I have been on and off the phone with my nurse relaying info to my Endo (I have to call front desk to receive a call back from my Endo’s nurse, to then get a second call back from doctor!) My Endo is out for the week. Another doctor in his office who works with him called and asked me what my problem was. I explained to him everything that has happened, switching from u100 to u200 tresiba, going violently low and needing constant stream of sugar. I told him I took it upon myself to half the dose I was taking of the u200 from 28 to 14 and that other diabetics agreed with me. He explained to me that I was wrong and the doses are the exact same between the u100 and the u200. I told him there is no way that’s possible because of what my blood sugar was doing and that I am still have problems controlling my blood sugar. I had a relatively good day today with 14 units of u200, floating around 150 BS. He said that is not possible and that “my pen must be broken”. I checked the volume of units left on my pen, and added up my doses from the past week, and it matches up perfectly. The plunger lines up with the exact amount I have been injecting. So my conclusion is that his comment about the pen being broken is wrong. If I thought I was injecting 28 units but was injecting more than that because of a broken pen, wouldn’t there be less insulin remaining in the pen? There isn’t. It’s aligning exactly with all of my nightly doses since I started the pen.

So I guess I’m at a loss for what to do. I was able to get him to prescribe me u100 Tresiba but he refused to prescribe me @ 28 units (where I originally was before all of this and had near perfect blood sugars). He prescribed me for 20 units and said to increase it by 2 everyday if I remain too high BS. Does this all sound as nutty to you all, as it does to me?

I have an appointment with a diabetes center tomorrow to get setup with a pump. Should I bring any of this up to them?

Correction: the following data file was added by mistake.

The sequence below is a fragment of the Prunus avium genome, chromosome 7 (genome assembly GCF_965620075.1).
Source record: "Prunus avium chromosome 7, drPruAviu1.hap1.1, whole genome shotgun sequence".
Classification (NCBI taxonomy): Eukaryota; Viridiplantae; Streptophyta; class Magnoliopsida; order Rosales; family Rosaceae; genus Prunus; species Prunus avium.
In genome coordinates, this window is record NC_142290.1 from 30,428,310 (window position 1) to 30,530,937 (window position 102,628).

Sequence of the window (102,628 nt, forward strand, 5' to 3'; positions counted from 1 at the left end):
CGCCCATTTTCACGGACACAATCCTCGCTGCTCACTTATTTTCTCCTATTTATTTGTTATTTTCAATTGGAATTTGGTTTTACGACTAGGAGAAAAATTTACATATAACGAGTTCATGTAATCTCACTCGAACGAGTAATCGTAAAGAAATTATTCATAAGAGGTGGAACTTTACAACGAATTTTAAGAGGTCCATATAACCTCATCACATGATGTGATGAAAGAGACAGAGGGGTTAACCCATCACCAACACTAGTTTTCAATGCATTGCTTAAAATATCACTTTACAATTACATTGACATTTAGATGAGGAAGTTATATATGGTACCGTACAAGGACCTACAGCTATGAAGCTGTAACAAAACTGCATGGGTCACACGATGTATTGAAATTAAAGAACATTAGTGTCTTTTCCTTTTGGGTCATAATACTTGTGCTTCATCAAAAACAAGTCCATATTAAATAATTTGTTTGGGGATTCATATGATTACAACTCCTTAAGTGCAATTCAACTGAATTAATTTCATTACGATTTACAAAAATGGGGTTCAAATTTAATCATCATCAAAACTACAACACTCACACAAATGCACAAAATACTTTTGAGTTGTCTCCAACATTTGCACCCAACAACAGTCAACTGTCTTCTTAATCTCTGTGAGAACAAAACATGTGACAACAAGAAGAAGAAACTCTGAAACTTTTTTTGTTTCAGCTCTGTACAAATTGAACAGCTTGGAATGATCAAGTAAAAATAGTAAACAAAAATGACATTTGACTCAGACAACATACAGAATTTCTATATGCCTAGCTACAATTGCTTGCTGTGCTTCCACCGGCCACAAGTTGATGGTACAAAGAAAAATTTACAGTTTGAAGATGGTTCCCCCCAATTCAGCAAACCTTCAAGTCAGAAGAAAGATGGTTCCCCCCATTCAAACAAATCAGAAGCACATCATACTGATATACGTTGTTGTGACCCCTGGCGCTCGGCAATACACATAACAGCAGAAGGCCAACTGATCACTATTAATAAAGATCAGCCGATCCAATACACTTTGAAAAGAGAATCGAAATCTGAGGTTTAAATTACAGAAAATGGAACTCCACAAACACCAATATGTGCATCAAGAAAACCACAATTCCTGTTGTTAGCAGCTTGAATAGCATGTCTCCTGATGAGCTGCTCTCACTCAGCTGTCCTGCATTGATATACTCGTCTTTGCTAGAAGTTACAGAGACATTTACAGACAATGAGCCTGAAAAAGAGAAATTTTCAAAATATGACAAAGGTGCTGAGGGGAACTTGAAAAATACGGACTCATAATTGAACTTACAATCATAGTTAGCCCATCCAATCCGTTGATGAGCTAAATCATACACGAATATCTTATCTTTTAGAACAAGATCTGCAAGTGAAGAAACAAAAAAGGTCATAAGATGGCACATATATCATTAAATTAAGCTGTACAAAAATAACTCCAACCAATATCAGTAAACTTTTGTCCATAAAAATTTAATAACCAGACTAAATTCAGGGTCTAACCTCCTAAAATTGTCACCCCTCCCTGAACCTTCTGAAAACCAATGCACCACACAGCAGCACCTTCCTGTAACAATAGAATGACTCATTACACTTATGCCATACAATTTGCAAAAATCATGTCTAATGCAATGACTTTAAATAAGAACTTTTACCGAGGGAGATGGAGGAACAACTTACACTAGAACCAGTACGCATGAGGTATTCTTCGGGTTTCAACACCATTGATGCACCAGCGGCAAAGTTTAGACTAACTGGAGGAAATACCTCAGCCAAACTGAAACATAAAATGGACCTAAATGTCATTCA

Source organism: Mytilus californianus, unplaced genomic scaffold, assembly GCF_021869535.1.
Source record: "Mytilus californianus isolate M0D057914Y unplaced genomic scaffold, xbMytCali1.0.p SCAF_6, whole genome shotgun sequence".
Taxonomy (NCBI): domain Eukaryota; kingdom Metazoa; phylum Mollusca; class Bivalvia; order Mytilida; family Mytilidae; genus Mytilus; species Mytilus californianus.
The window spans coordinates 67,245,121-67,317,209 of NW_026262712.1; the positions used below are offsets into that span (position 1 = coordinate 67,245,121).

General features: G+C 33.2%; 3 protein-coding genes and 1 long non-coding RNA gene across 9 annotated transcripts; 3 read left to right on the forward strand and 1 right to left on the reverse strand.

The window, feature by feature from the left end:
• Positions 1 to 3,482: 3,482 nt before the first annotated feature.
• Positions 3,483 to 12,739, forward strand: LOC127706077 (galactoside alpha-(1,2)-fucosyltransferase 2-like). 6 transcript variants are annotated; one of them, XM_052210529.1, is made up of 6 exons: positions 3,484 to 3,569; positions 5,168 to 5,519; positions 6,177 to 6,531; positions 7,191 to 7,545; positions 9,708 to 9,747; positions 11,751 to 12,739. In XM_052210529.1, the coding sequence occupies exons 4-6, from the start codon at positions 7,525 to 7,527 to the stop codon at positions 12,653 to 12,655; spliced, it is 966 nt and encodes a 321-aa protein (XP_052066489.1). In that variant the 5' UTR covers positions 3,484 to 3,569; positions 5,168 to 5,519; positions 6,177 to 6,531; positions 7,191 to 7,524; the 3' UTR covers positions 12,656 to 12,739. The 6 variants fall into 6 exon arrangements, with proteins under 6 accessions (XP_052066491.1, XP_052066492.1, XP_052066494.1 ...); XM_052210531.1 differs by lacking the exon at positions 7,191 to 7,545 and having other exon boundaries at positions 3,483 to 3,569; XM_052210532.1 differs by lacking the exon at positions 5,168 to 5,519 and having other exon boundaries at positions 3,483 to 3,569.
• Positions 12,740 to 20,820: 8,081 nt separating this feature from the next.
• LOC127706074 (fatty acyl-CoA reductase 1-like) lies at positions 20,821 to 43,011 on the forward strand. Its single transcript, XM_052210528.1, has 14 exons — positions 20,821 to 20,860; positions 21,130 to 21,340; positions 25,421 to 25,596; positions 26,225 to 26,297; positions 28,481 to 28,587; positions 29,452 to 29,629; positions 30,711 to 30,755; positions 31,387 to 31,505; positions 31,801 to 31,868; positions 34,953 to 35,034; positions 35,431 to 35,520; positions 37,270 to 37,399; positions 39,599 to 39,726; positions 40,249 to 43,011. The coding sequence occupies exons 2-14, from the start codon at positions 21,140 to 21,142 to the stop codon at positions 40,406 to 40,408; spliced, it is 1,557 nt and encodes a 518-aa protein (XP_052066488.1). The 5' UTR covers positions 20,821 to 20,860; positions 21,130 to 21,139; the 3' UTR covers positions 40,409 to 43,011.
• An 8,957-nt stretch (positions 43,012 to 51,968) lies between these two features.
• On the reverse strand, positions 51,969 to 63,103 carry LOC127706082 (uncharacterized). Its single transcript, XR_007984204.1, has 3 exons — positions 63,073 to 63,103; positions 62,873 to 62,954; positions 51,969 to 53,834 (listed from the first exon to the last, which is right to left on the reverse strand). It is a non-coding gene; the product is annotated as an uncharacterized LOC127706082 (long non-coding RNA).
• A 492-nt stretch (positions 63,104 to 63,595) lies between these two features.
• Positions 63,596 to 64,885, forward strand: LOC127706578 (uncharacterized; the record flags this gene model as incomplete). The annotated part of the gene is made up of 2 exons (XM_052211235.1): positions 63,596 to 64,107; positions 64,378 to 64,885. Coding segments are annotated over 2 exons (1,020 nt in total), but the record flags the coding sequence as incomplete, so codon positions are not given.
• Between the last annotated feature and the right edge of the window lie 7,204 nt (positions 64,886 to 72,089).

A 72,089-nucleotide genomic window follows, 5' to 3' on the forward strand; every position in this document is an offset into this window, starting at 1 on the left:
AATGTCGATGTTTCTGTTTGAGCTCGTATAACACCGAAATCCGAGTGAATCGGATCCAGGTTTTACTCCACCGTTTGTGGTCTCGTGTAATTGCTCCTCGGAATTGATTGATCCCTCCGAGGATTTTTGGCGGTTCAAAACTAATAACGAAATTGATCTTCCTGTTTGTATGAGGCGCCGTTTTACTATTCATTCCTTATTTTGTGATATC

The world has no shortage of idiots @Bbodkin sounds like you need to find a new practice. A pharmacist should have the training to verify what we’ve already said but let me say this: if 14 units keeps you good then 14 units is the right dose. If 56 units keeps you good then 56 units is the right dose. The doctor isn’t supposed to tell you how many units per day, that number is up to you. The prescriber’s ONE JOB is to prescribe enough so you make it to the end of 30 to 90 days and so they should round UP AND ADD 10-20 % more units. If they don’t understand this then run away. Only a poor doctor would behave the way the person on the phone (nurse or doctor) behaved.

There’s no need to talk long acting with a pump trainer because you don’t use long acting in a pump. Only fast/rapid. Your long acting is replaced with a basal program. If prescribed correctly, your copay should be reduced because it’s just 1 kind of insulin going forward with s pump. Good luck :four_leaf_clover:. Nice job staying alive.


Does the practice you go to now actually manage Type1 - are they board certified in it? Not all endo’s do or are - in fact endocrinology covers a number of different areas so not all endo’s handle diabetes. I second @joe 's recommendation that you find a new practice.
Since you’re going for pump training you could ask the trainer to recommend one - even if they’re associated with the current office you have every right to find one that (better) suits your needs. I can’t even imagine how they would advise you on pump management given what they told you before. And no harm in asking the trainer about this doctor’s “advice.” When I started on a pump in my mid-30s I learned some things about diabetes that I didn’t know at the time so you’ll have a chance to ask questions.
A tip - pumps come with different types of infusion sets - there are soft cannulas that go under the skin and they come in a couple of different lengths - that is usually determined by your body type (weight). But the main thing is the insertion angle - the insertion process is different so it’s really a matter of personal preference.
There are also steel needles instead of a soft cannula and some people find them comfortable to wear, despite what they are called…
And lastly there are different lengths of tubing you can choose from, depending on your needs.
Your doctor might write the order so you can mix and match of you like. The most important thing (in my opinion) is finding the one/s you find most comfortable to wear and easy to insert. I find some easier to put in than others but it’s personal percent so hopefly you’ll be able to try some before you start.